Thursday, December 24, 2015

Mutemuka “Local Sake with a Twist”

Entrance to the brewery.
They steam chestnuts in the large stoves inside.
Chestnut Shochu for Rural Revitalization
   In the mountainous region of Western Kochi lies the town of Taisho, Shimanto-cho. There can be found a brewery dedicated to local sake since its inception: Mutemuka.

   Mutemuka, which began as a simple sake brewery, started making their signature chestnut shochu “Dabada Hiburi” roughly 30 years ago. They got their start when the mayor of Taisho at the time asked them if they could help revitalize the town by using locally-grown chestnuts. They heeded the call, got a shochu brewing license, and got to work making chestnut shochu. At first they were committed to only using local chestnuts, but their rising sales outpaced local chestnut production, so they currently do not follow that requirement. However, Dabada Hiburi, which is made from over 50% chestnuts, still uses only domestic chestnuts.

   Their chestnut shochu, which was born in an era when shochu was thought to be smelly and unpalatable, was crafted through many internal trials while asking the locals for taste tests. Dabada Hiburi, which is made through a vacuum distillation process, is characterized by its refreshing taste that finishes with a full, gentle aroma of chestnuts. It is considerably aged before consumption, so it is easy to drink and goes down smoothly.
The Root of Dabada Hiburi’s Popularity, and Other Original Projects
A look at the bottling of Dabada Hiburi.
   10 years after its creation, when it hadn’t been selling very well, Dabada Hiburi was graced with opportunity during a boom in shochu popularity. One such opportunity was the introduction of the chestnut shochu in JAL international flights. Orders also spiked after Shinya Tasaki, a world-renowned sommelier, declared in a magazine interview that the most delicious food he ever ate was “ayu fish from the Shimanto River with Dabada Hiburi”. It also received a lot of recent attention when Jun Ikeido, author of the popular novel Hanzawa Naoki that was turned into a television drama in 2013, declared that the chestnut shochu the main character Hanzawa was drinking in the novel was Dabada Hiburi.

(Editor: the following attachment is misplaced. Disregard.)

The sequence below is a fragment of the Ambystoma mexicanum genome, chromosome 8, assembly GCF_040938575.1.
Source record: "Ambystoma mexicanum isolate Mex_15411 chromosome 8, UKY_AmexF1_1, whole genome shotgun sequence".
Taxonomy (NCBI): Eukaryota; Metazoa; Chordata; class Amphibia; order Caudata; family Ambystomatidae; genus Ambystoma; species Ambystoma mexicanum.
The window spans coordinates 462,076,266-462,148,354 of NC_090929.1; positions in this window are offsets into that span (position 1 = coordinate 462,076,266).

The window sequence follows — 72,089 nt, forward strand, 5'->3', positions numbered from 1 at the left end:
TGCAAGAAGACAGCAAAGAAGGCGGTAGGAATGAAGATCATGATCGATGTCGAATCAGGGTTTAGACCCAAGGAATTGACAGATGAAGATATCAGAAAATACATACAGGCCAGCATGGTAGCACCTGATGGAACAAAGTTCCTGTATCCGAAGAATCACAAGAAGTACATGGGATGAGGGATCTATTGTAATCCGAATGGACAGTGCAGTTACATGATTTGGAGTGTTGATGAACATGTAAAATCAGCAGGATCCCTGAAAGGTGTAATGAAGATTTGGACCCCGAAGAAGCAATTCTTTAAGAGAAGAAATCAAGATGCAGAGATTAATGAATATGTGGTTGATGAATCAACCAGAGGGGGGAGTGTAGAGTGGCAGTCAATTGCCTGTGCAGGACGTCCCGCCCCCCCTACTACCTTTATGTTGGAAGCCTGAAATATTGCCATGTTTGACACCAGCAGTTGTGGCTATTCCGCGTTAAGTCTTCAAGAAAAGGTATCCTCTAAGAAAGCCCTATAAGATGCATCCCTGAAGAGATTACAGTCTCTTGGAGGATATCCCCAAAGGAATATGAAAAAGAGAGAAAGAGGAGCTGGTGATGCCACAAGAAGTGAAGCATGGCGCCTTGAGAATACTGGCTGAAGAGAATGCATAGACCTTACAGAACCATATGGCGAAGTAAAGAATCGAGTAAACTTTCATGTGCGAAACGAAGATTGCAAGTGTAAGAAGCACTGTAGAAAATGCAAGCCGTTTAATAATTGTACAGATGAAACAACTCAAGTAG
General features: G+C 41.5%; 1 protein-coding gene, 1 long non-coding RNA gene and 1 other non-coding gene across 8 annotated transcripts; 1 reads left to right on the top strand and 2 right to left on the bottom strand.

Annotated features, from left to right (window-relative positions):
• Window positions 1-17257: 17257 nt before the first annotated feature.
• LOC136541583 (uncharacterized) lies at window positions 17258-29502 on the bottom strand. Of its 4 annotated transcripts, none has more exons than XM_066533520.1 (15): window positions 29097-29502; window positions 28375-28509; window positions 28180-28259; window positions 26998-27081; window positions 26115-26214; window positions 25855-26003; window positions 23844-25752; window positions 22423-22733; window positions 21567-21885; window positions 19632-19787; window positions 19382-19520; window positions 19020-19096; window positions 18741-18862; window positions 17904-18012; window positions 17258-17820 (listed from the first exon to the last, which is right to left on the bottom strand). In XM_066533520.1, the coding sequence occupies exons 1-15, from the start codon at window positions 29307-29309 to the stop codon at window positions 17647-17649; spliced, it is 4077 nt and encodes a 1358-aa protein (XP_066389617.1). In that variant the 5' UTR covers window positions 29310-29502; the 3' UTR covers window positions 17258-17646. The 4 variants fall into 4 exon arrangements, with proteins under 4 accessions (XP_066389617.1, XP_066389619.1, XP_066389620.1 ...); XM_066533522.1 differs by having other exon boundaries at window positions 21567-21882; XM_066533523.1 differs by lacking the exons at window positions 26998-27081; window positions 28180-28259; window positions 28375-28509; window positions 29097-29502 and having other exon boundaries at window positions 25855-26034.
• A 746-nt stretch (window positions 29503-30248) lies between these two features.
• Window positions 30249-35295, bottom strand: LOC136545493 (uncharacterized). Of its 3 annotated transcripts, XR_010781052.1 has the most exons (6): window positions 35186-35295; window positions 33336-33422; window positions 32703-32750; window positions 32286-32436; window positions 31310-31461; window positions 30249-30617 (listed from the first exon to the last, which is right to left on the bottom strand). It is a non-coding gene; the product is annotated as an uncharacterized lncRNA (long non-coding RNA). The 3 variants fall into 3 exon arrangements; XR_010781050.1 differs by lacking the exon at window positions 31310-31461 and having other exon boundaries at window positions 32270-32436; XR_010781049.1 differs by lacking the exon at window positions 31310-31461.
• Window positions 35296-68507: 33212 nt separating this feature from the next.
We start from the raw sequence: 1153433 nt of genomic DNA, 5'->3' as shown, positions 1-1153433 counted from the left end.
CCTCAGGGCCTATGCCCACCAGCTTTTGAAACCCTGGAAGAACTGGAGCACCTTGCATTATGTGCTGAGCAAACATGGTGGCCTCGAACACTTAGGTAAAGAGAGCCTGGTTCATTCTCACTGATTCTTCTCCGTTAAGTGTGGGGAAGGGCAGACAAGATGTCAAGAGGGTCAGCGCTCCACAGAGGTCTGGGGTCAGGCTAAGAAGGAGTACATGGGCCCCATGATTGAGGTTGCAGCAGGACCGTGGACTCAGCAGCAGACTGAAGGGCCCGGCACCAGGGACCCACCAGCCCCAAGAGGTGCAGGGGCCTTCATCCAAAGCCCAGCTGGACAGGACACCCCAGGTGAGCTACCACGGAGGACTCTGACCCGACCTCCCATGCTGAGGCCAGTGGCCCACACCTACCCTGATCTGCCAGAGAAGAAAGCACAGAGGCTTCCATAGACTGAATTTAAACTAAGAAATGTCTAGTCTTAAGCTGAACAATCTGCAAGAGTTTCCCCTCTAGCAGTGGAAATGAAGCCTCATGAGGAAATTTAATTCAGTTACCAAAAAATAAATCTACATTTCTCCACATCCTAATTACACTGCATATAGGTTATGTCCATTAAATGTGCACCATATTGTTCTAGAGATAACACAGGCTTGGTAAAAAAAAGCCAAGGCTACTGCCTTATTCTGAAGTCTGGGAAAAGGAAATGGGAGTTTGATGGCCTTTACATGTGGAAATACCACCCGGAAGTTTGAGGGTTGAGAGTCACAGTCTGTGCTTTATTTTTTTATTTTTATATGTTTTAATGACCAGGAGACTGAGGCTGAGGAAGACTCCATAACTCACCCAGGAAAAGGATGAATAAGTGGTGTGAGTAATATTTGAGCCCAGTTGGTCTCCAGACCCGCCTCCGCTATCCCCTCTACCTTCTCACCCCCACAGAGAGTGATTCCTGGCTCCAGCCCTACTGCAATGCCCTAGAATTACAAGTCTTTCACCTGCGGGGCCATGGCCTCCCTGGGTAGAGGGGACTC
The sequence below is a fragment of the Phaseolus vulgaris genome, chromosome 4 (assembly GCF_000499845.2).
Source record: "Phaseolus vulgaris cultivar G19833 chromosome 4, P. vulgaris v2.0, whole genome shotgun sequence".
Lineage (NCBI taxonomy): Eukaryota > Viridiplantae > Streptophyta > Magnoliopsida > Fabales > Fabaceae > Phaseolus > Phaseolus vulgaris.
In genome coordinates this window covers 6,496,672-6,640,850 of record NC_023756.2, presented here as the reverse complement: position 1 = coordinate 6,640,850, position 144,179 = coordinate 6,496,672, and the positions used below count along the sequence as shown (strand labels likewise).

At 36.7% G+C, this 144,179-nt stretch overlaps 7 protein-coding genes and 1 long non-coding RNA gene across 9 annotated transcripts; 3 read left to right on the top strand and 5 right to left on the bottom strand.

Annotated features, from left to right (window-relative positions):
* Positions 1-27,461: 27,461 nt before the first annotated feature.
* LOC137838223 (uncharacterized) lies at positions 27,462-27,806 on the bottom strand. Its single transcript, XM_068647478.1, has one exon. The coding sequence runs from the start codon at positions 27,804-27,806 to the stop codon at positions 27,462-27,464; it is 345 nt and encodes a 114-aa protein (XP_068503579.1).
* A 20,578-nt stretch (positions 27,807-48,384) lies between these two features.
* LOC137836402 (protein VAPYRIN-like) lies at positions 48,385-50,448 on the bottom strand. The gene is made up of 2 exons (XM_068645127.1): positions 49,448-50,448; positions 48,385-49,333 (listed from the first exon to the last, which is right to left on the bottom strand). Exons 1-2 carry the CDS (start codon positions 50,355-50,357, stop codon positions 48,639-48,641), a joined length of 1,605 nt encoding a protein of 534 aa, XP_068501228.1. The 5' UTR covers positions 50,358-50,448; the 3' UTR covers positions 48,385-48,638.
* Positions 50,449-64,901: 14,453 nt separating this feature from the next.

At Mutemuka, they are undertaking a couple of unique projects not seen at other sake breweries, such as selling products from the “Mysterious Reserve”, where chestnut shochu is stored in a natural Shimanto underground cellar for “shimanto” hours (40,010 hours, or 4 years 7 months), and the “Shimantogawa Shochu Bank”, where customers can open an account and deposit their chestnut shochu. These projects are meant to bring visitors to the Taisho District, in connection with the nearby Kaiyodo Hobby Museum which recently opened.
A Brewing Process That Utilizes Shimanto’s Nature
   Having chosen to build their sake brewery near the Shimanto River, Mutemuka utilizes the local bountiful nature and works with local famers to cultivate pesticide-free rice. Each rice paddy is covered with paper, and seedlings are placed in holes in the paper. This "paper mulch" process makes it difficult for sunlight-obscuring weeds to grow. They also use the dregs from the chestnut shochu distillation process as fertilizer. Thanks to this, Mutemuka’s products are safe and environmentally-friendly.
“I want to raise public awareness of
chestnut shochu”, says the fifth-generation
CEO Kansuke Yamamoto.

   In order to spread the knowledge of these environmentally-friendly practices, Mutemuka holds rice-growing and sake-brewing courses every year, where participants can enjoy making their own original sake. Foreigners are welcome to take part in these courses and brewery tours (reservation required), but it is recommended that those who don’t speak Japanese bring someone with them who can. Please try this sake, which was painstakingly brewed with the power of nature in a small town!
   Location: Takaoka-gun, Shimanto-cho, Taisho 452
   TEL: 0880-27-0316 FAX: 0887-27-0380

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